In Italian, there’s an expression that perfectly defines the nature of Inter’s Coppa Italia performance of Wednesday night: “massimo risultato con il minimo sforzo“, which translates to “maximum results with the minimum amount of effort”. Any additional comment would be superfluous.
Ok fine, I’ll tell you just a little bit more. To use the words of Gazzetta (who defined the team as “an expert vulture, awaiting its prey to punish it“), the Nerazzurri played the ‘waiting game’ on Wednesday night. It’s really a fun little game, and it goes something like this: “let your opponents run around the pitch, allow them to keep ball possession & create most of the scoring chances, then rely on them missing those chances and hit them on the counter-attack”. Sounds like a lot of fun, right? Delio Rossi wasn’t too amused though, especially since he drew the card “Your 44 year-old goalkeeper has butterfingers, and gifts the opponent a goal. Go directly to jail, do not pass go, do not collect $200“…
Such a shame too, because the Coppa Italia was originally supposed to Lazio’s “tournament of redemption” (you know, after a kinda crappy season and all). There was little doubt manager Delio Rossi was going for victory tonight, especially because of the highly offensive 4-3-3 starting line-up, featuring the Pandev-Bianchi-Rocchi trio up front. On Inter’s end, Roberto Mancini had to deal with post-Derby della Madonnina repercussions (losing to AC Milan is never an happy event) but decided to rotate his team nonetheless, fielding Francesco Toldo in goal and relying on the youth and energy of Primavera Francesco Bolzoni. The Nerazzurri’s 4-4-1-1 formation included Luis Jimenez operating behind lone striker David Suazo.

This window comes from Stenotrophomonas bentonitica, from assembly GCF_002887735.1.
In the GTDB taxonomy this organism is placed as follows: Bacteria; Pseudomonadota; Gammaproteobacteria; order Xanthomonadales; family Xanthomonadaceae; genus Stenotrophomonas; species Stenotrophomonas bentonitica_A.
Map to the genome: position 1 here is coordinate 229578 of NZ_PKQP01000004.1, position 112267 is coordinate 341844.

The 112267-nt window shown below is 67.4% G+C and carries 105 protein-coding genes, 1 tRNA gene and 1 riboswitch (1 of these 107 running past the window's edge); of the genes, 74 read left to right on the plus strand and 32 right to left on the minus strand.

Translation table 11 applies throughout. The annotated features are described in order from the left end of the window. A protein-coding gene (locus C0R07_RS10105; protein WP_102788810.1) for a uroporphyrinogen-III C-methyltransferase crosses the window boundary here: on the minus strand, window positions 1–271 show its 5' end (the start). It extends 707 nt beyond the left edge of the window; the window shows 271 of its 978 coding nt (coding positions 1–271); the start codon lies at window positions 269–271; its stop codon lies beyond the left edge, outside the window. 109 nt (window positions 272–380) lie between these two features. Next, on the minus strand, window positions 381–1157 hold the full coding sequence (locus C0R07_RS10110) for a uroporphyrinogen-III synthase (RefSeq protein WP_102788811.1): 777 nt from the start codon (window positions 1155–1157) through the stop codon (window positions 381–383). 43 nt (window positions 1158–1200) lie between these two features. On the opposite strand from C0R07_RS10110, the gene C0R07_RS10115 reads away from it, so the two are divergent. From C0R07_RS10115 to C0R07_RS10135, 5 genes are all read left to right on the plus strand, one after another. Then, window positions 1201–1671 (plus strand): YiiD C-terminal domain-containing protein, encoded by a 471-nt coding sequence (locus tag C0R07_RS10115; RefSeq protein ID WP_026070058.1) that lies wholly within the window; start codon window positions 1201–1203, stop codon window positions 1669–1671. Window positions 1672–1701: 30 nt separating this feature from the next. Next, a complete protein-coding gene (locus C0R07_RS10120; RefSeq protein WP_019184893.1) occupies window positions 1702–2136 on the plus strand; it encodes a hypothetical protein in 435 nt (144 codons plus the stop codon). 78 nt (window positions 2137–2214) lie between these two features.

During the first half, and serving as a representative of pretty much their entire season, we saw two faces of Inter. In the first 20 minutes, the Nerazzurri appeared lazy, uninspired, and out of gas, which is a face we’ve been seeing more and more often in Serie A after the Winter break. Not even the two woodworks hit by Lazio in the initial minutes (the 2nd minute free-kick post by Cristian Ledesma and the 15th minute strike by Tommaso Rocchi) gave Inter the necessary “wake-up” signal to stick their heads out of the hole. The Biancocelesti were pressuring high up, exerting complete domination on central midfield, and there was little that the inexperienced Bolzoni and Pelé were doing to counteract the situation. The absence of a player like Esteban Cambiasso (on the bench) was all-too-evident…
Eventually, Mancini decided to reposition Javier Zanetti in the center, and things finally started to work out for the Nerazzurri. Their wing distribution became more efficient, Luis Jiménez could operate a little more freely in his offensive playmaker role, and began getting closer to Marco Ballotta’s net. His 39th minute sliding finish, one-on-one with the Lazio keeper (after a great heel set-up by Suazo), was narrowly wide of the post however.